What Factors Affect Warfarin Dosage?

Tricia Christensen
Tricia Christensen

Warfarin dosage is most affected by the individual’s response, as measured by the International Normalized Ratio (INR) blood testing. The goal of therapy with this anti-clotting medication is to get test results that are in the desired range for the specific condition. Due to its reactivity, there is no one-size-fits-all dose that can be recommended, and physicians should always determine the right amount by evaluating INR results. Numerous other factors impact warfarin dosage for each individual, including diet, additional medications, and illness, and these are likely to create the occasional need for changes to the dose.

Warfarin is known to interact with a number of other medications, including several commonly prescribed to seniors.
Warfarin is known to interact with a number of other medications, including several commonly prescribed to seniors.

A patient’s condition plays a role in determining warfarin dosage by defining the desirable range of the INR. This test can be understood as the approximate length of time, in seconds, it takes blood to clot, accounting for some additional features of red blood cells. For myocardial infarction, or heart attack, a relatively high warfarin level is desired, if the drug is used without aspirin. The range is typically 3.0-4.0 with therapy recommended for up to four years. Sometimes warfarin and aspirin are combined for myocardial infarction, lowering the desirable INR range to 2.0-3.0.

A relatively high warfarin level is desired for a heart attack if no aspirin is being prescribed.
A relatively high warfarin level is desired for a heart attack if no aspirin is being prescribed.

For many other medical conditions, the target INR results are also 2.0-3.0. This is the case for certain embolisms, deep vein thrombosis, and atrial fibrillation. The presence of artificial valves or certain congenital heart defects may have a recommended range of 2.0-3.0, too. Sometimes a divergence from the INR range for a condition is desired, such as when patients need surgery. Warfarin dosage could be lowered or even temporarily discontinued before surgical procedures to reduce the risks of excessive bleeding.

Blood-thinning drugs such as warfarin may cause excessive nosebleeds.
Blood-thinning drugs such as warfarin may cause excessive nosebleeds.

Except during hospital stays, warfarin is typically taken orally and comes in a variety of strengths that range from 1-10 milligrams (mg). Patients are ordinarily started on very low doses which gradually increase until the desired INR range is reached. It is usually impossible to guess the milligram strength corresponding to a therapeutic INR reading. Two people of the same gender, size, and age, who have the same medical condition, could be on extremely different dosages.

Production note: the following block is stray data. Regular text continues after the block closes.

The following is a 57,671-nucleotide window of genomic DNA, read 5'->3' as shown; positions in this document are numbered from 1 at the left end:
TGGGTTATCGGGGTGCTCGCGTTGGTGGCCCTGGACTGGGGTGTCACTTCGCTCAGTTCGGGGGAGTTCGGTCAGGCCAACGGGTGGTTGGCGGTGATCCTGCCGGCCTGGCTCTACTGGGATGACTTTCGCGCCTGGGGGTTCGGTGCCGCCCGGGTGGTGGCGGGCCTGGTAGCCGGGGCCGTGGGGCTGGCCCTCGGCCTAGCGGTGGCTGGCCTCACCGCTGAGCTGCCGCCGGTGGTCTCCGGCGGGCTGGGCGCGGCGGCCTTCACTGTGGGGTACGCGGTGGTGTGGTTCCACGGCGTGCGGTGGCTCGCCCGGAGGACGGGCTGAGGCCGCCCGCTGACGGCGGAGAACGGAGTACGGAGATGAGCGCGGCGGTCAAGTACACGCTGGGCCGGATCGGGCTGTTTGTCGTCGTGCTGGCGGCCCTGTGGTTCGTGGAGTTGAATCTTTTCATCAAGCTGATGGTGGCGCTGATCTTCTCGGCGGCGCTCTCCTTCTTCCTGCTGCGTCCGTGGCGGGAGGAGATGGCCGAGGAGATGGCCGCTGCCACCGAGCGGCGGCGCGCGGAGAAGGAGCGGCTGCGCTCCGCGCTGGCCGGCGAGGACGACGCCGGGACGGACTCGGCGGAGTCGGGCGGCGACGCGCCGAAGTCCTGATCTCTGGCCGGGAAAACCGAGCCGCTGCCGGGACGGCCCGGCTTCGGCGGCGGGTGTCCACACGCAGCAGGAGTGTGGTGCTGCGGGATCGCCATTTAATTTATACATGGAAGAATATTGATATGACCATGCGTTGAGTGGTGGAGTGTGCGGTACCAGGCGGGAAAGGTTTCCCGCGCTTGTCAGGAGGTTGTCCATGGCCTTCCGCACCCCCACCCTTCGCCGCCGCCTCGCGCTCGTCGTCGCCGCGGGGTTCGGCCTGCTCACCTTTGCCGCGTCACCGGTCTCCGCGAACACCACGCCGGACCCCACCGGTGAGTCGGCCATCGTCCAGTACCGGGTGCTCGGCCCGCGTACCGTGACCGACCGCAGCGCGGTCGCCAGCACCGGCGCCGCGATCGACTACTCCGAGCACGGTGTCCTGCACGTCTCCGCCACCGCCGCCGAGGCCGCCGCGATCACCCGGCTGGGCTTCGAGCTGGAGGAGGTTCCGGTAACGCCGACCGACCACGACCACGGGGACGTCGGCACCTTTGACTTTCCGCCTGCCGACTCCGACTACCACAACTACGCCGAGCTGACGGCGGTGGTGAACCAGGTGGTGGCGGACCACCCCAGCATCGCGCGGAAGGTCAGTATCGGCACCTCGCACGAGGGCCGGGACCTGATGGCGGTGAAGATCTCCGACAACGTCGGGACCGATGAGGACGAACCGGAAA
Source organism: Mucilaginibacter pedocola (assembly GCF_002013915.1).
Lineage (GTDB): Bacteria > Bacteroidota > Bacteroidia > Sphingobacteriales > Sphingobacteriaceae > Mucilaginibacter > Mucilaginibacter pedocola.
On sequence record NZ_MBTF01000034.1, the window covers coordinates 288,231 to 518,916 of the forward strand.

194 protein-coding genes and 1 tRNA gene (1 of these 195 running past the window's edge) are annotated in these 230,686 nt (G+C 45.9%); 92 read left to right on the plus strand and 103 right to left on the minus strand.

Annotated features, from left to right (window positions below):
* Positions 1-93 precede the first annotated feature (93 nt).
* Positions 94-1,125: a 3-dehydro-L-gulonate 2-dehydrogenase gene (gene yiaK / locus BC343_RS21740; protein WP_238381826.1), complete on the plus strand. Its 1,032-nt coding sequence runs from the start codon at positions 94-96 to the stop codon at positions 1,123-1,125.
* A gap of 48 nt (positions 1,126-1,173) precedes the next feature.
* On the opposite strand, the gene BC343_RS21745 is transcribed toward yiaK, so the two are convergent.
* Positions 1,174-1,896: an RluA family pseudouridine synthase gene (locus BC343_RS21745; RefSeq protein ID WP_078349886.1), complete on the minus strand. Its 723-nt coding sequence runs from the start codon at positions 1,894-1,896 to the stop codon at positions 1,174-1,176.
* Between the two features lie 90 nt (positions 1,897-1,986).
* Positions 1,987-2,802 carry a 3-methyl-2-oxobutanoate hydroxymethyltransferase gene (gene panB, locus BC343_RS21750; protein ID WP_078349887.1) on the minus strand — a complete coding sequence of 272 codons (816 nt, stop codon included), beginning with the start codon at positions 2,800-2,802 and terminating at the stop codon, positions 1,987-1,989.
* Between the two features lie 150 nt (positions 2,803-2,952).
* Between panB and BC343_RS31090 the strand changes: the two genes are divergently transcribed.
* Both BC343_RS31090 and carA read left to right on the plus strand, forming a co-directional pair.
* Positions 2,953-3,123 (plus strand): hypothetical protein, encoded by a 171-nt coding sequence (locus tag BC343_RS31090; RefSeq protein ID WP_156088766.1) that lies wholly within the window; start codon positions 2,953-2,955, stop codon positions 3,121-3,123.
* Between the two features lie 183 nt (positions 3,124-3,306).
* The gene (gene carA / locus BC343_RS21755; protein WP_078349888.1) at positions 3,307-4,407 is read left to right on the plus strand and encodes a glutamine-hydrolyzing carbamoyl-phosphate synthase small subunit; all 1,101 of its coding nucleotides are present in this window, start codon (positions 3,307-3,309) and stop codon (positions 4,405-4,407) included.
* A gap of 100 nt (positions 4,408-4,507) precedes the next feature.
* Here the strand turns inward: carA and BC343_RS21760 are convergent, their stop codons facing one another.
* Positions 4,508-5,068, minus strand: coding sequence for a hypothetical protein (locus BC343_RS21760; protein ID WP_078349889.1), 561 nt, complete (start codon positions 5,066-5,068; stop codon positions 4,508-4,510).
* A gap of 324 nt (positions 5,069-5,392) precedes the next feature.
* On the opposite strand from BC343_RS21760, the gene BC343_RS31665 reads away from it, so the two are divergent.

Warfarin may be combined with aspirin for treatment therapy involving a myocardial infarction.
Warfarin may be combined with aspirin for treatment therapy involving a myocardial infarction.

This variability is due to the reactivity of the drug. INR readings drop with the consumption of foods that are high in vitamin K. They will rise in those who drink a significant amount of alcohol. Even a case of bronchitis or other infections may influence how warfarin works. Also, almost all drugs either decrease or increase the medication’s efficacy, which will affect the INR and might change warfarin dosage.

Therapy with warfarin is not simple because of the blood testing required. Patients may have better success remaining in the desired range if they tell doctors about any new medications, report recent illnesses, and keep consumption of vitamin K foods at an even level. With this type of watchfulness, there may be fewer changes to warfarin dosage, or the adjustments to it could be slight.

Certain congenital heart defects may affect the appropriate dosage of warfarin.
Certain congenital heart defects may affect the appropriate dosage of warfarin.
Tricia Christensen
Tricia Christensen

Tricia has a Literature degree from Sonoma State University and has been a frequent wiseGEEK contributor for many years. She is especially passionate about reading and writing, although her other interests include medicine, art, film, history, politics, ethics, and religion. Tricia lives in Northern California and is currently working on her first novel.

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